• 1910 Hiroshima Prefecture decides to build a commercial exhibition hall to display and promote local products; it commissions the project to Czechoslovakian architect Jan Letzel (1880-1925).

  • 1914 Construction begins on the bank of the Motoyasu River in Sarugaku-cho (now Otemachi 1-chome). Construction was completed and the building opened the following year. It was a modern, three-story brick building partially supported by reinforcing steel. The foundation covered 1023 square meters; the building stood 25 meters high. The exterior was stone and mortar, and the round tower covered by the oval roof was five stories high. This enormous European-style building became one of the best-known sights in Hiroshima.

    Local products were displayed and sold in the building, which was also used as a public exhibition hall and art gallery. Later, the name was changed to Hiroshima Prefectural Products Exhibition Hall, then the Hiroshima Prefectural Industrial Promotion Hall. The building was a familiar part of daily life for Hiroshima residents for 30 years.

  • August 6, 1945 A single atomic bomb is dropped on Hiroshima, and from that time the building is preserved as a symbol of the damage wrought by that bomb. As the city recovers from war damage, the A-bomb Dome becomes the focus of a controversy about whether to preserve or destroy it.

  • 1966 The City Council adopts a resolution to preserve the A-bomb Dome. An A-bomb Dome preservation fundraising campaign is launched; Hiroshima residents and people around Japan and the world donate a total of 66 million.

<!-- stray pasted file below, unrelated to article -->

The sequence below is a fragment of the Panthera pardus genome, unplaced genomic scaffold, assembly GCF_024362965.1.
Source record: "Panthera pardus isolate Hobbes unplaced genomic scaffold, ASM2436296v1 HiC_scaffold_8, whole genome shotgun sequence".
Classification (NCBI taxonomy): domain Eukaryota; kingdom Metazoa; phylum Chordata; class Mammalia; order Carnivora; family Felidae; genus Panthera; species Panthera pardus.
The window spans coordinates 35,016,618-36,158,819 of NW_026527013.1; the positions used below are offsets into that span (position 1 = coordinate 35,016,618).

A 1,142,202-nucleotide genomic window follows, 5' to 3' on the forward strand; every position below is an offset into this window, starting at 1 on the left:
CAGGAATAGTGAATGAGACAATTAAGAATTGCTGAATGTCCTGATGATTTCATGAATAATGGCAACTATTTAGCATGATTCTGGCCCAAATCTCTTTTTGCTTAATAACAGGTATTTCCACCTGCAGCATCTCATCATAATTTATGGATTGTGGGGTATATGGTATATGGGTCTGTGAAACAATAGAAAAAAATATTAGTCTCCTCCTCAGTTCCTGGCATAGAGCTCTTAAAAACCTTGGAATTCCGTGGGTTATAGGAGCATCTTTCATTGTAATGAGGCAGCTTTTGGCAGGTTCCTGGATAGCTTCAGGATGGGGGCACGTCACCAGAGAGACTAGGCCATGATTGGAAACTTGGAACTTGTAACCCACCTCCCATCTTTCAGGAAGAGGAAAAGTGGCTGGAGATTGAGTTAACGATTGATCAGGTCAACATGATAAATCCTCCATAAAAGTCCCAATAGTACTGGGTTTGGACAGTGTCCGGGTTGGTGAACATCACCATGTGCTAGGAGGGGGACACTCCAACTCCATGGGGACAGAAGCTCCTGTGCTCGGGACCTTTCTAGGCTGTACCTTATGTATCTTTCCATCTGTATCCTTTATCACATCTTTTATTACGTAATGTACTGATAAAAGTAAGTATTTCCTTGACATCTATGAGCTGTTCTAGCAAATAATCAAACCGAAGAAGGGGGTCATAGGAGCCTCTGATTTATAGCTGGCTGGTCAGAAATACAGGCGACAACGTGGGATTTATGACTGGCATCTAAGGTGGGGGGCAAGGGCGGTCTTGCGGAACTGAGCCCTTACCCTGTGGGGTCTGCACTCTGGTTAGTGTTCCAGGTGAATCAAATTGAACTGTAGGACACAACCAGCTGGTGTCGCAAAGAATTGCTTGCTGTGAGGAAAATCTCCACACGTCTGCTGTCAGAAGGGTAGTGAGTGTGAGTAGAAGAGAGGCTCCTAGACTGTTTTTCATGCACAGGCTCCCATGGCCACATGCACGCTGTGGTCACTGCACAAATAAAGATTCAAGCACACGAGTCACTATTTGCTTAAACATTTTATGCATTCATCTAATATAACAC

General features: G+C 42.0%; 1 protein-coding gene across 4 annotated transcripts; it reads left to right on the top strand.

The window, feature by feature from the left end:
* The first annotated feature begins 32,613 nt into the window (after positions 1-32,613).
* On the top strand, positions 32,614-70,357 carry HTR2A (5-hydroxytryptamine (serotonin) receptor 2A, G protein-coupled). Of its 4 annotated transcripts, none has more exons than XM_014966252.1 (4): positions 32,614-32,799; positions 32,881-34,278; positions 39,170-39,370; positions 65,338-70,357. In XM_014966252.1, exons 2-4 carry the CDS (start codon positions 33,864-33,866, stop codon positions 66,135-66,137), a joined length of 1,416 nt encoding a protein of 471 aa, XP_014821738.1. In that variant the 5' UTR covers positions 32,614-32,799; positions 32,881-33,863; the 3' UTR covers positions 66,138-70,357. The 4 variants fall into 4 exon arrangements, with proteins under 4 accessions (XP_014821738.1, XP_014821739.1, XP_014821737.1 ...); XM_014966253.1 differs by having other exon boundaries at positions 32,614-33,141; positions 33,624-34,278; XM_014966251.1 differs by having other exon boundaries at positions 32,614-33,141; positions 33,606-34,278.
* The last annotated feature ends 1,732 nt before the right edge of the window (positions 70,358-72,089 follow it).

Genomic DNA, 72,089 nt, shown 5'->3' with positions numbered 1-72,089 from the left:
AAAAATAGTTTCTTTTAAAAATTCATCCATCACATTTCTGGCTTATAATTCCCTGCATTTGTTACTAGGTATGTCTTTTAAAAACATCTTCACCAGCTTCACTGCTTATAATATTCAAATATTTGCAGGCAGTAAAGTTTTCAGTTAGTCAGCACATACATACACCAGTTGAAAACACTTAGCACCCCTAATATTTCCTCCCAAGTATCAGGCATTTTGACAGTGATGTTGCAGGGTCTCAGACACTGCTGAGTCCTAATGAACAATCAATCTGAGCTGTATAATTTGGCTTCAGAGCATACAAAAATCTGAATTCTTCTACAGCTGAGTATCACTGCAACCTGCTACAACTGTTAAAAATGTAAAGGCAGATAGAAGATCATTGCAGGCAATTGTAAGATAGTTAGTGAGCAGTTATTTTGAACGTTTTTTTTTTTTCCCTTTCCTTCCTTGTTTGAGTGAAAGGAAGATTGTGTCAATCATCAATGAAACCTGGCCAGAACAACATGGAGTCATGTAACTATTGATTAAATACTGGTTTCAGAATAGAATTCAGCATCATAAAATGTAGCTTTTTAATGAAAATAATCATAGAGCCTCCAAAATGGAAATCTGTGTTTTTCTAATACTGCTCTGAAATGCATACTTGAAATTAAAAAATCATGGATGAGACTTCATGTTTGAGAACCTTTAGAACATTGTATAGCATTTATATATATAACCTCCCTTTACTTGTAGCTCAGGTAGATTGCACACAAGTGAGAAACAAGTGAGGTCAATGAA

• 1967 The funds are used to implement the A-bomb Dome preservation project.

  • 1989 Twenty years after the first reinforcement, cracks appear in walls and corrosion on the steel supports. It is decided that another preservation project is required. A second Dome preservation fundraising campaign is launched that gathers over 395 million. These funds are used for the second preservation project, and the surplus funds are placed in an A-bomb Dome Preservation Fund. To this day, people around the country continue to donate funds to preserve the A-bomb Dome.

  • December 1996 Supported by the people of Hiroshima who demanded that it be preserved in perpetuity, the A-bomb Dome becomes a common heritage of the human race.

The World Heritage Convention, an international effort to preserve valuable cultural and natural assets

This convention was designed to preserve for future generations cultural and natural legacies with conspicuous and universal value. It was adopted in 1972 by a general session of UNESCO (UN Educational, Scientific, and Cultural Organization). Japan signed the convention in 1992. Member nations now number 146. The World Heritage List was a creation of this convention.
Countries nominate their own sites; the World Heritage Committee evaluates them and meets each year to decide which sites to register on the World Heritage List. To date, 380 sites have been registered as cultural heritage and 107 as natural heritage. Adding the 19 dual-category sites, the total number of sites now registered stands at 506 (as of December 1996). Among the cultural sites registered are the pyramids and the Sphinx in Egypt, the Great Wall of China, and the Buddhist monuments in the Horyuji Temple area in Japan (Nara). Natural sites include Grand Canyon National Park in the United States and the Shirakami-sanchi Beech Forest in Japan (Aomori and Akita).

Former Hiroshima Prefectural Products Exhibition Hall in 1930,used by the citizens of Hiroshima
The vicinity of the A-Bomb Dome and Peace Memorial Park is designated as the Beautification Zone of the World Heritage for preserving the A-Bomb Dome.

Inside of the present A-Bomb Dome reinforced by preservation work